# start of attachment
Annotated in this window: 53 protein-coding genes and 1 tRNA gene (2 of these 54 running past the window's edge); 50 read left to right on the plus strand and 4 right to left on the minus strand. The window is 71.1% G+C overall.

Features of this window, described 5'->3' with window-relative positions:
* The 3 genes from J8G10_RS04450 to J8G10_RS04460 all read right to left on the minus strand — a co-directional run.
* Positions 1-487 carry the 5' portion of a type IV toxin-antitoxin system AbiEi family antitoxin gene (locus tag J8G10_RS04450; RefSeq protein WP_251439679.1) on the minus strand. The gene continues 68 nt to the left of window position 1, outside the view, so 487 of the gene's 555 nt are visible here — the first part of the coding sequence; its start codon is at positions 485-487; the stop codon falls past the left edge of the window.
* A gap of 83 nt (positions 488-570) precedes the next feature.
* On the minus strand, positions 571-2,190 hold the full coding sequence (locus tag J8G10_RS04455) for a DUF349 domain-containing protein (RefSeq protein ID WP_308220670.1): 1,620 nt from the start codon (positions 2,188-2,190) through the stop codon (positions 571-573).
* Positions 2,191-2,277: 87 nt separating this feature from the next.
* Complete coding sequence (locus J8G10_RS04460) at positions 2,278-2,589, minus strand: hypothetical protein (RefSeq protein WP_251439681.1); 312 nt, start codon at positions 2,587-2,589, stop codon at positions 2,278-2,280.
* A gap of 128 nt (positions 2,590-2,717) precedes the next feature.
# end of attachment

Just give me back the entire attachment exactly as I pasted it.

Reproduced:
Annotated in this window: 53 protein-coding genes and 1 tRNA gene (2 of these 54 running past the window's edge); 50 read left to right on the plus strand and 4 right to left on the minus strand. The window is 71.1% G+C overall.

Features of this window, described 5'->3' with window-relative positions:
* The 3 genes from J8G10_RS04450 to J8G10_RS04460 all read right to left on the minus strand — a co-directional run.
* Positions 1-487 carry the 5' portion of a type IV toxin-antitoxin system AbiEi family antitoxin gene (locus tag J8G10_RS04450; RefSeq protein WP_251439679.1) on the minus strand. The gene continues 68 nt to the left of window position 1, outside the view, so 487 of the gene's 555 nt are visible here — the first part of the coding sequence; its start codon is at positions 485-487; the stop codon falls past the left edge of the window.
* A gap of 83 nt (positions 488-570) precedes the next feature.
* On the minus strand, positions 571-2,190 hold the full coding sequence (locus tag J8G10_RS04455) for a DUF349 domain-containing protein (RefSeq protein ID WP_308220670.1): 1,620 nt from the start codon (positions 2,188-2,190) through the stop codon (positions 571-573).
* Positions 2,191-2,277: 87 nt separating this feature from the next.
* Complete coding sequence (locus J8G10_RS04460) at positions 2,278-2,589, minus strand: hypothetical protein (RefSeq protein WP_251439681.1); 312 nt, start codon at positions 2,587-2,589, stop codon at positions 2,278-2,280.
* A gap of 128 nt (positions 2,590-2,717) precedes the next feature.